In the eyes of the law, the rules surrounding selling food on the street and immigration might seem like two topics that should be entirely unrelated. But earlier this week, the Los Angeles City Council acknowledged that, thanks to new policies being dictated by the Trump administration, these two legal issues are becoming more intricately intertwined in their community, and in an effort to protect its immigrant population, the city has decided to make its vending laws more lax.
According to the LA Times, on Wednesday, the Los Angeles City Council voted unanimously to decriminalize street vending, both for food and goods. While in the past, selling your wares on the street illegally could result in a misdemeanor, moving forward this activity will only result in a citation and fine — $250 for a first offense, going up to $1,000 for repeat offenders. In addition, the city suggested it will begin setting up a regulated permit system in the coming months to deal with this issue.
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Though on its surface, these new regulations deal with commerce, the impetus behind the change is actually immigration policy. Some of these sellers are undocumented immigrants, and being hit with criminal charges could put them at risk of being deported — especially with the Trump administration’s recent order seeking to increase the number of deportations nationwide. The relationship between food and immigration is so intertwined that many restaurants shut down on February 16th in solidarity with the “A Day Without Immigrants” protest.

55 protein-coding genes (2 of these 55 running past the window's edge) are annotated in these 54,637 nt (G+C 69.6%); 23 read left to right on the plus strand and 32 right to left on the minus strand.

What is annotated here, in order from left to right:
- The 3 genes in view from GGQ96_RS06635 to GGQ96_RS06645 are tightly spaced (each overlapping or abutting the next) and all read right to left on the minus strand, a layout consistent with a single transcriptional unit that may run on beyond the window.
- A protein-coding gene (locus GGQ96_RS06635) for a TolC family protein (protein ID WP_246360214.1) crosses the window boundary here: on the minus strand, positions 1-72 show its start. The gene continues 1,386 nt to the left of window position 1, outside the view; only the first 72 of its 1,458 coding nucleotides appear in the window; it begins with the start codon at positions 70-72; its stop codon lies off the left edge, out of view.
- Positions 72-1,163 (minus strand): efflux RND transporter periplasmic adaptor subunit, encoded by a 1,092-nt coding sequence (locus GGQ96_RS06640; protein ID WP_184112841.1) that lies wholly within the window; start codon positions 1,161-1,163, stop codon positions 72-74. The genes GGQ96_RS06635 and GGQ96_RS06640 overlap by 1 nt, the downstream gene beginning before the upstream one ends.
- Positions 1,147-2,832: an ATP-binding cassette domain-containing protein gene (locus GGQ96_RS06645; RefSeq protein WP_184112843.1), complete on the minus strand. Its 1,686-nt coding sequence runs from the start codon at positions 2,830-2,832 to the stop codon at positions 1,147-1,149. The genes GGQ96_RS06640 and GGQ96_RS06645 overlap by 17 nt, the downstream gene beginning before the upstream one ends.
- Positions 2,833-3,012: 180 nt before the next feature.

Clearly, the city of Los Angeles wants to be able to discourage those selling goods illegally, but at the same time, the council decided it doesn’t support the possibility of having residents deported for such a minor offense. “It took something horrible at the national level for [the city council] to see the urgency that we’ve been seeing for a long time,” Mike Dennis, who works with the LA Street Vendor Campaign — a group that’s been advocating for the legalization of street food vending in the city — told the Times.
Meanwhile, Los Angeles will apparently get more legal street food out of the deal — which sounds like a win no matter what your politics are.